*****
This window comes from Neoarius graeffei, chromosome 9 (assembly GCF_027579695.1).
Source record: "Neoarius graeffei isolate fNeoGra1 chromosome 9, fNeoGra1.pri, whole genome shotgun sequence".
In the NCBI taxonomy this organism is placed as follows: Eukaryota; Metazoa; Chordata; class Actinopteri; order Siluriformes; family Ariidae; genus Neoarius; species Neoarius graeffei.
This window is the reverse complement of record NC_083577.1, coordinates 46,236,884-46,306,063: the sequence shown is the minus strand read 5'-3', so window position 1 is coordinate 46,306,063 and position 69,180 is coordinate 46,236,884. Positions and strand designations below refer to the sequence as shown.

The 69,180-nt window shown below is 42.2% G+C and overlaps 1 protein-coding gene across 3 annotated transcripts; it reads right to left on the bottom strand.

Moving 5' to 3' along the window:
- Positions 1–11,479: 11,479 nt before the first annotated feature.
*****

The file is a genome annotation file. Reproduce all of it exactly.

This window comes from Neoarius graeffei, chromosome 9 (assembly GCF_027579695.1).
Source record: "Neoarius graeffei isolate fNeoGra1 chromosome 9, fNeoGra1.pri, whole genome shotgun sequence".
In the NCBI taxonomy this organism is placed as follows: Eukaryota; Metazoa; Chordata; class Actinopteri; order Siluriformes; family Ariidae; genus Neoarius; species Neoarius graeffei.
This window is the reverse complement of record NC_083577.1, coordinates 46,236,884-46,306,063: the sequence shown is the minus strand read 5'-3', so window position 1 is coordinate 46,306,063 and position 69,180 is coordinate 46,236,884. Positions and strand designations below refer to the sequence as shown.

The 69,180-nt window shown below is 42.2% G+C and overlaps 1 protein-coding gene across 3 annotated transcripts; it reads right to left on the bottom strand.

Moving 5' to 3' along the window:
- Positions 1–11,479: 11,479 nt before the first annotated feature.